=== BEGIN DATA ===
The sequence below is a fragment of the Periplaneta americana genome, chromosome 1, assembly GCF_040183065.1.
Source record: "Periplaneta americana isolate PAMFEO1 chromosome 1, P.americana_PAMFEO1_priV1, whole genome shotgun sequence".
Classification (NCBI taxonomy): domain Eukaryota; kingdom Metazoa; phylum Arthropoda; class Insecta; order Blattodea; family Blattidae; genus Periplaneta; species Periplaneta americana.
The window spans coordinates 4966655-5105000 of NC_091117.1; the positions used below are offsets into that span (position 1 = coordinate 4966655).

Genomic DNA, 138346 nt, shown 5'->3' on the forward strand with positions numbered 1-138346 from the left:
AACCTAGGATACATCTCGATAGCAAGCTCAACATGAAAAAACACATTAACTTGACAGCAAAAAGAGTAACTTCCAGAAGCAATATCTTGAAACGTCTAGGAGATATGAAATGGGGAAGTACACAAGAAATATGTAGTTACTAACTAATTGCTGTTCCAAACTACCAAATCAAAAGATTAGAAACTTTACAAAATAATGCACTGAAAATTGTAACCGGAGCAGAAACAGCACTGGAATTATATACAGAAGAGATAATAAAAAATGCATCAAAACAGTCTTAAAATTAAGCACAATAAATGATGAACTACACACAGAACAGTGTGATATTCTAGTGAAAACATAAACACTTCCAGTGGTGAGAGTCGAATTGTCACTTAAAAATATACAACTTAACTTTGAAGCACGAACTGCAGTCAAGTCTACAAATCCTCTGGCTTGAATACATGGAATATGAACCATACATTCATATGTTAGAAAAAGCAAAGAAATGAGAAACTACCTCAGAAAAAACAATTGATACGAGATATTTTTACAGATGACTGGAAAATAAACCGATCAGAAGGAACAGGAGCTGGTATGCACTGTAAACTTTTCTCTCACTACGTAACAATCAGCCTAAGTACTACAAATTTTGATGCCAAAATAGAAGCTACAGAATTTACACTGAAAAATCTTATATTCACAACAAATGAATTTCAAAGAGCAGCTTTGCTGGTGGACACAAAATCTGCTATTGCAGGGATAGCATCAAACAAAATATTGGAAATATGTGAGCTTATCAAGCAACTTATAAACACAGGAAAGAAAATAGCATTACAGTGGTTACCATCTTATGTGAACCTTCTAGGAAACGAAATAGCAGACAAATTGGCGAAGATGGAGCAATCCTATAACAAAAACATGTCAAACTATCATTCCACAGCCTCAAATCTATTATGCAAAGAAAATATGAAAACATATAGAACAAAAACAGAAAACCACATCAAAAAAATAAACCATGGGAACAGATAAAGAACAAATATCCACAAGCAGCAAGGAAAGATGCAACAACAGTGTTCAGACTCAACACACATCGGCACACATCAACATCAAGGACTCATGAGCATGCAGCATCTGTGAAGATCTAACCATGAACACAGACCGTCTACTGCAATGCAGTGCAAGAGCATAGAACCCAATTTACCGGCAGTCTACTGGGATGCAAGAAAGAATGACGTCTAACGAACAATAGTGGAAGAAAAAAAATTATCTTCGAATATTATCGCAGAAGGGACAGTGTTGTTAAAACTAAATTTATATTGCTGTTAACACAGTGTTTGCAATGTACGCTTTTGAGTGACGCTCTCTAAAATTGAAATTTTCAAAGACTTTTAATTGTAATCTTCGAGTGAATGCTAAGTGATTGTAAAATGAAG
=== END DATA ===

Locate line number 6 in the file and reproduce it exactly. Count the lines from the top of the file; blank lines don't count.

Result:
AACCTAGGATACATCTCGATAGCAAGCTCAACATGAAAAAACACATTAACTTGACAGCAAAAAGAGTAACTTCCAGAAGCAATATCTTGAAACGTCTAGGAGATATGAAATGGGGAAGTACACAAGAAATATGTAGTTACTAACTAATTGCTGTTCCAAACTACCAAATCAAAAGATTAGAAACTTTACAAAATAATGCACTGAAAATTGTAACCGGAGCAGAAACAGCACTGGAATTATATACAGAAGAGATAATAAAAAATGCATCAAAACAGTCTTAAAATTAAGCACAATAAATGATGAACTACACACAGAACAGTGTGATATTCTAGTGAAAACATAAACACTTCCAGTGGTGAGAGTCGAATTGTCACTTAAAAATATACAACTTAACTTTGAAGCACGAACTGCAGTCAAGTCTACAAATCCTCTGGCTTGAATACATGGAATATGAACCATACATTCATATGTTAGAAAAAGCAAAGAAATGAGAAACTACCTCAGAAAAAACAATTGATACGAGATATTTTTACAGATGACTGGAAAATAAACCGATCAGAAGGAACAGGAGCTGGTATGCACTGTAAACTTTTCTCTCACTACGTAACAATCAGCCTAAGTACTACAAATTTTGATGCCAAAATAGAAGCTACAGAATTTACACTGAAAAATCTTATATTCACAACAAATGAATTTCAAAGAGCAGCTTTGCTGGTGGACACAAAATCTGCTATTGCAGGGATAGCATCAAACAAAATATTGGAAATATGTGAGCTTATCAAGCAACTTATAAACACAGGAAAGAAAATAGCATTACAGTGGTTACCATCTTATGTGAACCTTCTAGGAAACGAAATAGCAGACAAATTGGCGAAGATGGAGCAATCCTATAACAAAAACATGTCAAACTATCATTCCACAGCCTCAAATCTATTATGCAAAGAAAATATGAAAACATATAGAACAAAAACAGAAAACCACATCAAAAAAATAAACCATGGGAACAGATAAAGAACAAATATCCACAAGCAGCAAGGAAAGATGCAACAACAGTGTTCAGACTCAACACACATCGGCACACATCAACATCAAGGACTCATGAGCATGCAGCATCTGTGAAGATCTAACCATGAACACAGACCGTCTACTGCAATGCAGTGCAAGAGCATAGAACCCAATTTACCGGCAGTCTACTGGGATGCAAGAAAGAATGACGTCTAACGAACAATAGTGGAAGAAAAAAAATTATCTTCGAATATTATCGCAGAAGGGACAGTGTTGTTAAAACTAAATTTATATTGCTGTTAACACAGTGTTTGCAATGTACGCTTTTGAGTGACGCTCTCTAAAATTGAAATTTTCAAAGACTTTTAATTGTAATCTTCGAGTGAATGCTAAGTGATTGTAAAATGAAG